June 6, 1944 – This Day During World War ll – La Pointe du Hoc

June 6, 1944 – La Pointe du Hoc (French pronunciation: ​[pwɛ̃t dy ɔk]) is a promontory with a 100 ft (30 m) cliff overlooking the English Channel on the north-western coast of Normandy in the Calvados department, France. During World War II it was the highest point between the American sector landings at Utah Beach to the west and Omaha Beach to the east. The German army fortified the area with concrete casemates and gun pits. On D-Day, the United States Army Ranger Assault Group attacked and captured Pointe du Hoc after scaling the cliffs.
Pointe du Hoc lies 4 mi (6.4 km) west of the center of Omaha Beach. As part of the Atlantic Wall fortifications, the prominent cliff top location was fortified by the Germans. The battery was initially built in 1943 to house six captured French First World War vintage GPF 155mm K418 guns positioned in open concrete gun pits. The battery was occupied by the 2nd Battery of Army Coastal Artillery Regiment 1260 (2/HKAA.1260). To defend the promontory from attack, elements of the 352nd Infantry Division were stationed at the battery.
Pointe du Hoc lay within the General Leonard Gerow’s V Corps field of operations. This then went to the 1st Infantry Division (the Big Red One) and then down to the right-hand assault formation, the 116th Infantry Regiment attached from 29th Division. In addition they were given two Ranger battalions to undertake the attack.
The Ranger battalions were commanded by Lieutenant Colonel James Earl Rudder. The plan called for the three companies of Rangers to be landed by sea at the foot of the cliffs, scale them using ropes, ladders, and grapples whilst under enemy fire, and engage the enemy at the top of the cliff. This was to be carried out before the main landings. The Rangers trained for the cliff assault on the Isle of Wight, under the direction of British Commandos.
Major Cleveland A. Lytle was to command Companies D, E and F of the 2nd Ranger Battalion (known as “Force A”) in the assault at Pointe du Hoc. During a briefing aboard the Landing Ship Infantry TSS Ben My Chree he heard that Free French Forces sources reported the guns had not been removed. Impelled to some degree by alcohol,F$ Lytle became quite vocal that the assault would be unnecessary and suicidal and was relieved of his command at the last minute by Provisional Ranger Force commander Rudder. Rudder felt that Lytle could not convincingly lead a force with a mission that he did not believe in. Lytle was later transferred to the 90th Infantry Division where he was awarded the Distinguished Service Cross.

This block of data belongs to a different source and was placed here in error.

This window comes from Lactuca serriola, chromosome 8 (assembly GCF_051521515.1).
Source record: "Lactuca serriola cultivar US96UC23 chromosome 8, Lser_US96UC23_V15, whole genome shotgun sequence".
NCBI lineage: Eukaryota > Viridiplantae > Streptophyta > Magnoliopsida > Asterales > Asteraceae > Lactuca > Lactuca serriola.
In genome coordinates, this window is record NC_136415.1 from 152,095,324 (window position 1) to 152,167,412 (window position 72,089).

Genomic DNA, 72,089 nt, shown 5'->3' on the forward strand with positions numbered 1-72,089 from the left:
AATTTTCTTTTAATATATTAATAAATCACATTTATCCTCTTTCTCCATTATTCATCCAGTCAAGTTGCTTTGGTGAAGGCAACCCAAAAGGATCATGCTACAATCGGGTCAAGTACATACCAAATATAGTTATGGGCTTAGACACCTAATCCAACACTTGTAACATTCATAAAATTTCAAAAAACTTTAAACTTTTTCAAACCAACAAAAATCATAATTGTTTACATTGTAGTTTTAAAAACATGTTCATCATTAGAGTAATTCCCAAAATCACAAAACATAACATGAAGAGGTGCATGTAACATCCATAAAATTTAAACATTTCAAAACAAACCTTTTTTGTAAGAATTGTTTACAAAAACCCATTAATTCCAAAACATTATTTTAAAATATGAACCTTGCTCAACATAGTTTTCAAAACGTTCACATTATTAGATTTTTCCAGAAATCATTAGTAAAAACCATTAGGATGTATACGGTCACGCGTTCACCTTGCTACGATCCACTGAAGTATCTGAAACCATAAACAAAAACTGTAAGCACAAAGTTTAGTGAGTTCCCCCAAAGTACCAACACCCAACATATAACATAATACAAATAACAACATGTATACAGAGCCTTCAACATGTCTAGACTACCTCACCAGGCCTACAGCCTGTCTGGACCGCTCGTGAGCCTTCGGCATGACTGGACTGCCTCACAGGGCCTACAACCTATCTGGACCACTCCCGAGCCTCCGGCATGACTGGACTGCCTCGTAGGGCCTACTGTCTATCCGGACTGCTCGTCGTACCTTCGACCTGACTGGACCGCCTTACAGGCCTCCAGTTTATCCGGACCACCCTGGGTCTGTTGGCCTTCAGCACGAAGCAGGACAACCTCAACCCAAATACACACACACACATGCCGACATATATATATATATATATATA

The assault force was carried in ten landing craft, with another two carrying supplies and four DUKW amphibious trucks carrying the 100 ft (30 m) ladders requisitioned from the London Fire Brigade. One landing craft carrying troops sank, drowning all but one of its occupants; another was swamped. One supply craft sank and the other put the stores overboard to stay afloat. German fire sank one of the DUKWs. Once within a mile of the shore, German mortars and machine guns fired on the craft.
These initial setbacks resulted in a 40-minute delay in landing at the base of the cliffs, but British landing craft carrying the Rangers finally reached the base of the cliffs at 7:10am with approximately half the force it started out with. The landing craft were fitted with rocket launchers to fire grapnels and ropes up the
cliffs. As the Rangers scaled the cliffs the Allied ships USS Texas (BB-35), USS Satterlee (DD-626) and HMS Talybont (L18) provided them with fire support and ensured that the German defenders above could not fire down on the assaulting troops. The cliffs proved to be higher than the ladders could reach.
The original plans had also called for an additional, larger Ranger force of eight companies (Companies A and B of the 2nd Ranger Battalion and the entire 5th Ranger Battalion) to follow the first attack, if successful. Flares from the cliff tops were to signal this second wave to join the attack, but because of the delayed landing, the signal came too late, and the other Rangers landed on Omaha instead of Pointe du Hoc. The added impetus these 500 plus Rangers provided on the stalled Omaha Beach landing has been conjectured to have averted a disastrous failure there, since they carried the assault beyond the beach, into the overlooking bluffs and outflanked the German defenses.
The force at the top of the cliffs also found that their radios were ineffective. Upon reaching the fortifications, most of the Rangers learned for the first time that the main objective of the assault, the artillery battery, had been removed. The Rangers regrouped at the top of the cliffs, and a small patrol went off in search of the guns. Two different patrols found five of the six guns nearby (the sixth was being fixed elsewhere) and destroyed their firing mechanisms with thermite grenades.
The costliest part of the battle for Pointe du Hoc for the Rangers came after the successful cliff assault. Determined to hold the vital high ground, yet isolated from other Allied forces, the Rangers fended off several counter-attacks from the German 914th Grenadier Regiment. The 5th Ranger Battalion and elements of the 116th Infantry Regiment headed towards Pointe du Hoc from Omaha Beach. However, only twenty-three Rangers from the 5th were able to link up with the 2nd Rangers during the evening of 6 June 1944. During the night the Germans forced the Rangers into a smaller enclave along the cliff, and some were taken prisoner.
It was not until the morning of 8 June that the Rangers at Pointe du Hoc were finally relieved by the 2nd and 5th Rangers, plus the 1st Battalion of the 116th Infantry, accompanied by tanks from the 743rd Tank Battalion.

Rangers from 2nd Ranger Battalion demonstrate the rope ladders they used to scale Pointe du Hoc

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